I tried to eat, but this piece of filth kept talking to me. The predator in me was ready to lunge, to snarl, to breath heavily down his soft boy-flesh. But I resisted it, felt the room grow smaller, became the bigger person. I shuffled in my seat, crossed my legs, not sure if I was ready to take over Simon yet. It’s been a game of cat-and-mouse for too long, too many entrées without any three-course-meals.

“Why?” I asked him. “Aren’t you happy here?”

Simon shrugged. He didn’t even touch his food. I began to worrying he had more to say, more to discuss than just moving-in. That was Simon, always making the preemptive move. I almost felt heartbroken.

“I just think we need to move on in our relationship—take the next step, I mean.”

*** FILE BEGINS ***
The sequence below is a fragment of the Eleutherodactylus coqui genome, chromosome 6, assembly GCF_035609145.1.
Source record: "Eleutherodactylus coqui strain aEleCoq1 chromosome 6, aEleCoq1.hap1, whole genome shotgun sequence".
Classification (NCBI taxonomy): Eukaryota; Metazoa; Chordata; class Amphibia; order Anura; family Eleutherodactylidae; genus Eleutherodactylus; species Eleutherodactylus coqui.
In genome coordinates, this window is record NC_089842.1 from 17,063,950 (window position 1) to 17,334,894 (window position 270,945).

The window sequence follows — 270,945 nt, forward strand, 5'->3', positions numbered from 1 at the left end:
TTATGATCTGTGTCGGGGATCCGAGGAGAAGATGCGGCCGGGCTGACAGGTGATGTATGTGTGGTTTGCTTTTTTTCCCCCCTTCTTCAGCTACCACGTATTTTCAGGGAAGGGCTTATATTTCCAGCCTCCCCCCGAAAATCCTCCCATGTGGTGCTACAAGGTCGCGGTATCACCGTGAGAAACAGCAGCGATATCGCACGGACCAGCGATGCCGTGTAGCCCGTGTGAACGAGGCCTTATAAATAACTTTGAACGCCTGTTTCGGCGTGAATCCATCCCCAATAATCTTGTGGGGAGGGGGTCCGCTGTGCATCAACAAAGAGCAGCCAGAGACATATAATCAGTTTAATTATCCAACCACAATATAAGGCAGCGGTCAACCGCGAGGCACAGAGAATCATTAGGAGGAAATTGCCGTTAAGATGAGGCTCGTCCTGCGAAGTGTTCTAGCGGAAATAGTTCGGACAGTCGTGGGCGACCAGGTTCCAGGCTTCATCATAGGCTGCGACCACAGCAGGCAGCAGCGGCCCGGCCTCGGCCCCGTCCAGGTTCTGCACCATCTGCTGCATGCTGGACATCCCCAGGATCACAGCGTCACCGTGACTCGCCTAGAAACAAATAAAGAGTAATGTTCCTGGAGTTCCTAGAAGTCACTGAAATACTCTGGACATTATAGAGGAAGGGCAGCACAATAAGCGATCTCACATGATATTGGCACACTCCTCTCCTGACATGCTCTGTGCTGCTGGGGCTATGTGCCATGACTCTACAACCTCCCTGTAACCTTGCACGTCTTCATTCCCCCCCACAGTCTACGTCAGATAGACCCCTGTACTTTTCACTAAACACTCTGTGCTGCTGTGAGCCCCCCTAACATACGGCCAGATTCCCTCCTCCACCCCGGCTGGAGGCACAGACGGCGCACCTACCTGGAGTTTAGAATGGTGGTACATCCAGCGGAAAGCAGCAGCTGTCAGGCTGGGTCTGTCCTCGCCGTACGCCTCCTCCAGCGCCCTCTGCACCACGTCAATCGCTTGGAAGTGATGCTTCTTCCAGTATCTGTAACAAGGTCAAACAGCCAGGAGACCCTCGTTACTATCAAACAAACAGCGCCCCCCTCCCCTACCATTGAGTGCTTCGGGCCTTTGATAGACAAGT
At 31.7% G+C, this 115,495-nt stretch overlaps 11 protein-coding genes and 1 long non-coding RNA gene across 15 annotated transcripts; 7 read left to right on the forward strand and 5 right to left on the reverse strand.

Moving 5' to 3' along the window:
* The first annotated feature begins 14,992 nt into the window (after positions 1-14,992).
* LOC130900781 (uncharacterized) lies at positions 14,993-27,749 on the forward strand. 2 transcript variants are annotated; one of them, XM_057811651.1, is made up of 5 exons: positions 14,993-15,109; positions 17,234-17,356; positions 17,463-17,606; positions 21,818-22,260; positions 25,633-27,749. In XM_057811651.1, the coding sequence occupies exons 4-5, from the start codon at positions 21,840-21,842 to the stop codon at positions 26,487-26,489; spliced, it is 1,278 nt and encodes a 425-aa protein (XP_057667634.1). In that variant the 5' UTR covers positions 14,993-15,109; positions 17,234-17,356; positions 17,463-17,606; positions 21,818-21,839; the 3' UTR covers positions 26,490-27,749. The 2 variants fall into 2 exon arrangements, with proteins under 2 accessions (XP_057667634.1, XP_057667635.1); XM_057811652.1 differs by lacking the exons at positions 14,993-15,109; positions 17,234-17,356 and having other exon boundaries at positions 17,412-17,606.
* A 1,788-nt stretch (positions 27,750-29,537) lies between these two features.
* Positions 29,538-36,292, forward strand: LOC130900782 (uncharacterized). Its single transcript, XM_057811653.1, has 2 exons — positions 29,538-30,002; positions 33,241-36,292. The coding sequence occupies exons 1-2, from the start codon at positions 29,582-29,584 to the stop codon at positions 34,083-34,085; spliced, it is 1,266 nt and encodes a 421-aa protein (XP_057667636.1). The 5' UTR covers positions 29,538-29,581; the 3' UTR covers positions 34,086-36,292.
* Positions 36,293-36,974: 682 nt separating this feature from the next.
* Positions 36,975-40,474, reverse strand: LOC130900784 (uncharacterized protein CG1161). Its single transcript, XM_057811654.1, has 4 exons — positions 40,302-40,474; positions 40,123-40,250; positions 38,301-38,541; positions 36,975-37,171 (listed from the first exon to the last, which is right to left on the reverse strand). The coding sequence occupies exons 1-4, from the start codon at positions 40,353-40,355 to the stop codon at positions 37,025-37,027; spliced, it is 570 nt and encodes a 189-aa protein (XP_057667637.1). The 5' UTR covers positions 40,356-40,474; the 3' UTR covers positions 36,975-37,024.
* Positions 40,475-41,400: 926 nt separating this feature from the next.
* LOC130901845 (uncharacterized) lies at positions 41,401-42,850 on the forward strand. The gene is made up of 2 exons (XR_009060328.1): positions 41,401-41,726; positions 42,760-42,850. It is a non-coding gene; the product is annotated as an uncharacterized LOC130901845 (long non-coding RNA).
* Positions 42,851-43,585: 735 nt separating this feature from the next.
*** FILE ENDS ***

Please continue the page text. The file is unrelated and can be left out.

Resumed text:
I stop mid-bite. Now I knew I’ve made a horrible mistake, left some trap-door unlocked in my plan. This wasn’t how it was supposed to go. Not at all. My only intention was to lure him in—sink my canines in at the right time—and get away with it. Intimacy wasn’t my strong point; I squinted and could only tell by the quiver of Simon’s upper-lip that he was afraid. Afraid of what I said—what came out of my mouth rather than what went inside it.

“Nevermind,” Simon finally replied. He twisted his fork like it was a burning rod. “It’s nothing.” He realized I wasn’t going to say anything. So be it. I watched as he sat up, sliding the chair away from the table, and hurrying back to the sink. Now would be a good time to strike—dig my claws into the back of that neck and wait for him to wail. Goosebumps scattered themselves across my skin just at the thought of capturing Simon all for myself. A perfect delicacy, young and fresh, sweet and sour under my tongue. I knew his taste, knew the bitterness that Simon harbored for other boys. He only wanted me—to hear my rejection must’ve stung like salt on an open wound.